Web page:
In 2017, an assortment of alt-right and far-right affiliated groups gathered in Charlottesville, Virginia to protest the removal of Confederate monuments and names from a city square. It ended in the death of a Charlottesville woman.
WASHINGTON, D.C. – A couple dozen far-right activists holding a “Unite the Right 2” rally Sunday were heavily outnumbered by law enforcement officers and counterprotesters, who shouted emphatically and urged the group to go home.
Unite the Right 2 organizer Jason Kessler said he expected 100 to 400 white nationalists to attend. A much smaller group arrived at a subway station near the White House and was escorted by police to the rally site at nearby Lafayette Square.
Prior to their arrival, thousands of counterprotesters were out in force all day to mark the one-year anniversary of a white nationalist rally a year ago in Charlottesville, Virginia. That event, the first Unite the Right rally, sparked chaos, violence and resulted in the death of counterprotester Heather Heyer, 32.
Some of the counterprotesters went to Lafayette Square as well, but police kept the two groups apart.
White nationalists wearing American flags around their faces and capes arrived in the city to expletives and livid demonstrators. Police escorted them in a tight square, blocked by bicycles and motorcycles.
As the white nationalists proceeded to Lafayette Square, counterprotesters tried pushing into the group and at least one hurled what appeared to be stones at police and the rally-goers. It’s unclear whether anyone was injured.
One counterprotester reached over the caution tape and grabbed one of the nationalists, ripping his American flag.
“Punch a Nazi in the face!” a large group of antifa protesters screamed. The group joined forces with Black Lives Matter protesters and walked back and forth around the heavily guarded White House perimeter.
At one point, a counterprotester ignited what appeared to be a smoke flare, leading to Secret Service pulling out batons to break up the crowd.
Tensions escalated further as a rain spell came through about 5 p.m. Counterprotesters threw water and a chemical substance on a man and woman wearing “Trump 2020” T-shirts as they walked away from Lafayette Square.
Some counterprotesters who had their faces covered and wore all black pushed the couple, pulled their hair and screamed, “how you like my city now?”
The couple were protected by a group of peace officers who held one another’s hand to keep a barrier until they got to police. It was unclear whether the couple were with the white nationalists.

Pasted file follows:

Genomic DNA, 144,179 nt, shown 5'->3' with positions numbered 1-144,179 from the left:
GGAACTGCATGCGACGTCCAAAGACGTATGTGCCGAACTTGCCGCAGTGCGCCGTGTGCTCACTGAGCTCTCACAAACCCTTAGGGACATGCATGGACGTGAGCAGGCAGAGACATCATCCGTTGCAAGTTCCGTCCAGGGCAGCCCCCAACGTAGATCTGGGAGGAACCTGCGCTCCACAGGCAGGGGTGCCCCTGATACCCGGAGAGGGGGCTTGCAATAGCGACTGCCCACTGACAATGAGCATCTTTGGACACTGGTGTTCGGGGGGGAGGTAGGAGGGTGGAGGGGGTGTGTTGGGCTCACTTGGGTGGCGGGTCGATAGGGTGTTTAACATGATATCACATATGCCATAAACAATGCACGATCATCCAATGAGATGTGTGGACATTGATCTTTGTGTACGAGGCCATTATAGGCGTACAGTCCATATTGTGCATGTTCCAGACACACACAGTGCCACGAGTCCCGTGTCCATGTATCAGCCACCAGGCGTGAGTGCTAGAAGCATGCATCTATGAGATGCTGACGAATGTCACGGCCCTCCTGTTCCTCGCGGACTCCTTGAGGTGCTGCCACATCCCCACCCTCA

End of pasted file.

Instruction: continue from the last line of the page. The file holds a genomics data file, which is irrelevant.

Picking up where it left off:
Meanwhile, Kessler kicked off Unite the Right 2 speeches, discussing what he sees as the injustice of last year’s events in Charlottesville.
“That’s why I wanted to speak to President Trump at the White House,” he said. “It was criminal conduct by the Charlottesville government.”
Those watching the speeches carried American flags and White Lives Matter signs. Speakers addressed alleged civil rights abuses, including “interracial rape of white women” and attacks on white people in South Africa. Others spoke more generally about free speech and being American, arguing any white person who loves their country counts as a white nationalist.
Charles Edward Lincoln, the second speaker, slammed the “power elite” that is “trying to destroy everything that’s good about the United States of America.”
But his words were nearly drowned out by the continuing cries of counterprotesters.
Earlier, a few blocks away at Freedom Plaza, rap and reggaeton blared from large speakers where hundreds of counterprotesters carried anti-fascist flags and signs. One group chanted, “No KKK, no fascist USA.” That atmosphere was buoyant, and seemingly every phrase from the energized speakers earned a cheer from the crowd, accompanied by clapping and drums.
“When I first heard that these folks were coming to D.C., I had to say, ‘Hell no, not in my town,’ ” the Rev. Graylan Hagler told the crowd.
The speakers addressed nearly every form of modern oppression – from racism and anti-Semitism to injustices against LGBTQ, disabled and indigenous people. The speeches were often emotional, and the crowd frequently erupted into chants such as “Chop, chop, chop, chop, this racism crap has got to stop.”
John Walsh, 43, said he traveled from Boston to help ensure that counterprotesters overwhelmingly outnumbered white supremacists.
“I’m here to drown out hate and amplify this message,” he said. “As a white, middle-age man, I think I have a voice and feel a duty to use it to counter this insanity.”
Bob Baker was one of the few counterprotesters whose only protest symbol was an American flag. He said he was unwilling to relinquish it to white nationalists who frequently wave it.
“I am a patriot,” he said. “I deeply love my country, I’m deeply disturbed by what I’m seeing these days.”
Walt McGuire and his 9-year-old daughter, Summit, proudly held up their anti-Nazi and Black Lives Matter signs.
“It’s our first protest ever,” he said. “I thought it’d be important for her to see what it looks like to speak out.”
Kessler had abandoned his efforts for a rally in Charlottesville, and the city stayed calm Sunday with peaceful vigils and a memorial service for Heyer.
President Donald Trump weighed in Saturday, tweeting that the mayhem a year ago “resulted in senseless death and division.” He wrote that the nation must come together, and he condemned “all types of racism and acts of violence.”
That drew criticism from the NAACP’s Sherrilyn Ifill, who tweeted back: “ ‘All types.’ ‘Both sides.’ Continuing to advance a narrative of moral equivalency between racists and those opposed to racism, so as not to tick off his white supremacist supporters.”
Contributing: Susan Miller and Emily Brown
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